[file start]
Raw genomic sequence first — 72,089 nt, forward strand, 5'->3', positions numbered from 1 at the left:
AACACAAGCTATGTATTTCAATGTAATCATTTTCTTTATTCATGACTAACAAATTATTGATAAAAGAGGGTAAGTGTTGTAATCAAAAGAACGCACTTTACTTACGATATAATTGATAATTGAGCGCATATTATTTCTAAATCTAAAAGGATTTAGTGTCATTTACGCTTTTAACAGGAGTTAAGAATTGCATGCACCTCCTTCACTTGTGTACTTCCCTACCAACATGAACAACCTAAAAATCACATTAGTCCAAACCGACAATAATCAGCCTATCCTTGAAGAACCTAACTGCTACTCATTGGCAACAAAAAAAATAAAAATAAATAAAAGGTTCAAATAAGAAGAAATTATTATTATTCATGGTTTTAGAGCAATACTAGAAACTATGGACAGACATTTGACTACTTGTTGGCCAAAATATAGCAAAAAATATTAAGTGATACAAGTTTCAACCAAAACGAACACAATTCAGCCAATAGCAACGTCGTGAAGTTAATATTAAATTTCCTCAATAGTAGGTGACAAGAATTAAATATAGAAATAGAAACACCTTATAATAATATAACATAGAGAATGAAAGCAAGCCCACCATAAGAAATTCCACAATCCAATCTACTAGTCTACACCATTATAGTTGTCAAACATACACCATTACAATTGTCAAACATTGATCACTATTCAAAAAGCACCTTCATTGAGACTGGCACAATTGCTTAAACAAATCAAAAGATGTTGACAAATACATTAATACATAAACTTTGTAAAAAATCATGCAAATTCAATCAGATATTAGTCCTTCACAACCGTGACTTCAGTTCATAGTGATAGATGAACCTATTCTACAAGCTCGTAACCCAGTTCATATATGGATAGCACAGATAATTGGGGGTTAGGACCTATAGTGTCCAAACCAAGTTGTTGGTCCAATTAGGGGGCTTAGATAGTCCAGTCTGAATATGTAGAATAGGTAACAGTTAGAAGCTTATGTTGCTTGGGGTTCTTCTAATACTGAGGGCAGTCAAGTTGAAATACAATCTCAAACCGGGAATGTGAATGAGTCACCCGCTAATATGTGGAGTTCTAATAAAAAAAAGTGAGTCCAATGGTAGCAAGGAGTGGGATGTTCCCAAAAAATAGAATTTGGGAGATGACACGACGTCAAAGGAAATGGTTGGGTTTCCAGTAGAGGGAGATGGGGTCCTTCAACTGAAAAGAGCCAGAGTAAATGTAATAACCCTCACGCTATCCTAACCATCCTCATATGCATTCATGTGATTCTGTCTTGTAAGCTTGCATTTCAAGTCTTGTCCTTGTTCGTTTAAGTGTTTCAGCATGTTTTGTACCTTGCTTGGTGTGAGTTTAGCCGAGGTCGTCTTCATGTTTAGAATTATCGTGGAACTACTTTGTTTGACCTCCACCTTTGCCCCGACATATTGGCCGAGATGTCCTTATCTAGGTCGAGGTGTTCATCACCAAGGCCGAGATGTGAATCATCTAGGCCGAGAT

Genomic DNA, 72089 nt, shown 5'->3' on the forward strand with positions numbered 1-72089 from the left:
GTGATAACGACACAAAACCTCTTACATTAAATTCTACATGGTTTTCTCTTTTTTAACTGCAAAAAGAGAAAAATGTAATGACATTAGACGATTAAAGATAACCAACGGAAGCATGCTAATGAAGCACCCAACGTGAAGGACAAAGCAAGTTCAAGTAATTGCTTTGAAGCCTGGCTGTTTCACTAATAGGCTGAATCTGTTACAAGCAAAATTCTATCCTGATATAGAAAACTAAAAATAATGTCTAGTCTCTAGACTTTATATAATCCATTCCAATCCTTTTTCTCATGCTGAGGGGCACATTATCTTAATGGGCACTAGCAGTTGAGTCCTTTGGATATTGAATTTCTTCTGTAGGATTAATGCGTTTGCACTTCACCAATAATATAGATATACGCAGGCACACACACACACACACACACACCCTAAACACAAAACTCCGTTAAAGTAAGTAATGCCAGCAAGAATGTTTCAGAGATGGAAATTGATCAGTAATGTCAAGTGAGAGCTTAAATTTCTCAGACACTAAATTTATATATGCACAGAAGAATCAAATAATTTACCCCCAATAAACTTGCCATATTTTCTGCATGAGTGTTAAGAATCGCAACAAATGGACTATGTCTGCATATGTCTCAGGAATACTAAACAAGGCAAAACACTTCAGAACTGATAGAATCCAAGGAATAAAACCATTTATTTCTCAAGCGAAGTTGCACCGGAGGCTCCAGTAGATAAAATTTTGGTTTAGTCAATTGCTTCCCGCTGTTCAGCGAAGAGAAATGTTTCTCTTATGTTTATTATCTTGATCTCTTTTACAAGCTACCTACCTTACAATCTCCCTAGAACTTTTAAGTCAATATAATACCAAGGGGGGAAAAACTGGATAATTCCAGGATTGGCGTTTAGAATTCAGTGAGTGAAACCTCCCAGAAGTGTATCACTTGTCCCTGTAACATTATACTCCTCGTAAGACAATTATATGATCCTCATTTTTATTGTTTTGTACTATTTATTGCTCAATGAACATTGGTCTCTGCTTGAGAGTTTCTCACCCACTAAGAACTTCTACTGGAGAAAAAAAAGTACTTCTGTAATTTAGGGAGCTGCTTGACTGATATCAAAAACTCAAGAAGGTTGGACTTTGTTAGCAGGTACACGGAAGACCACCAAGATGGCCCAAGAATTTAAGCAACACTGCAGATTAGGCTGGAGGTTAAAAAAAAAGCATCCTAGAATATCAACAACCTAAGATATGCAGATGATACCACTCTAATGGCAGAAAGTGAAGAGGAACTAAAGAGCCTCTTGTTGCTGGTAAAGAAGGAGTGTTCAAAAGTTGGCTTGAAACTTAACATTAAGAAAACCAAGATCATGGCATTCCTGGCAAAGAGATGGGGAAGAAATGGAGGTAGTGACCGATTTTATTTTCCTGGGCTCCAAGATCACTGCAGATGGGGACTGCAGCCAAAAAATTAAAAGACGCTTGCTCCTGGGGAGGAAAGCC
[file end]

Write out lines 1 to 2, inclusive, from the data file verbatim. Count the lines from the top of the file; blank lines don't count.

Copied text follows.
Raw genomic sequence first — 72,089 nt, forward strand, 5'->3', positions numbered from 1 at the left:
AACACAAGCTATGTATTTCAATGTAATCATTTTCTTTATTCATGACTAACAAATTATTGATAAAAGAGGGTAAGTGTTGTAATCAAAAGAACGCACTTTACTTACGATATAATTGATAATTGAGCGCATATTATTTCTAAATCTAAAAGGATTTAGTGTCATTTACGCTTTTAACAGGAGTTAAGAATTGCATGCACCTCCTTCACTTGTGTACTTCCCTACCAACATGAACAACCTAAAAATCACATTAGTCCAAACCGACAATAATCAGCCTATCCTTGAAGAACCTAACTGCTACTCATTGGCAACAAAAAAAATAAAAATAAATAAAAGGTTCAAATAAGAAGAAATTATTATTATTCATGGTTTTAGAGCAATACTAGAAACTATGGACAGACATTTGACTACTTGTTGGCCAAAATATAGCAAAAAATATTAAGTGATACAAGTTTCAACCAAAACGAACACAATTCAGCCAATAGCAACGTCGTGAAGTTAATATTAAATTTCCTCAATAGTAGGTGACAAGAATTAAATATAGAAATAGAAACACCTTATAATAATATAACATAGAGAATGAAAGCAAGCCCACCATAAGAAATTCCACAATCCAATCTACTAGTCTACACCATTATAGTTGTCAAACATACACCATTACAATTGTCAAACATTGATCACTATTCAAAAAGCACCTTCATTGAGACTGGCACAATTGCTTAAACAAATCAAAAGATGTTGACAAATACATTAATACATAAACTTTGTAAAAAATCATGCAAATTCAATCAGATATTAGTCCTTCACAACCGTGACTTCAGTTCATAGTGATAGATGAACCTATTCTACAAGCTCGTAACCCAGTTCATATATGGATAGCACAGATAATTGGGGGTTAGGACCTATAGTGTCCAAACCAAGTTGTTGGTCCAATTAGGGGGCTTAGATAGTCCAGTCTGAATATGTAGAATAGGTAACAGTTAGAAGCTTATGTTGCTTGGGGTTCTTCTAATACTGAGGGCAGTCAAGTTGAAATACAATCTCAAACCGGGAATGTGAATGAGTCACCCGCTAATATGTGGAGTTCTAATAAAAAAAAGTGAGTCCAATGGTAGCAAGGAGTGGGATGTTCCCAAAAAATAGAATTTGGGAGATGACACGACGTCAAAGGAAATGGTTGGGTTTCCAGTAGAGGGAGATGGGGTCCTTCAACTGAAAAGAGCCAGAGTAAATGTAATAACCCTCACGCTATCCTAACCATCCTCATATGCATTCATGTGATTCTGTCTTGTAAGCTTGCATTTCAAGTCTTGTCCTTGTTCGTTTAAGTGTTTCAGCATGTTTTGTACCTTGCTTGGTGTGAGTTTAGCCGAGGTCGTCTTCATGTTTAGAATTATCGTGGAACTACTTTGTTTGACCTCCACCTTTGCCCCGACATATTGGCCGAGATGTCCTTATCTAGGTCGAGGTGTTCATCACCAAGGCCGAGATGTGAATCATCTAGGCCGAGAT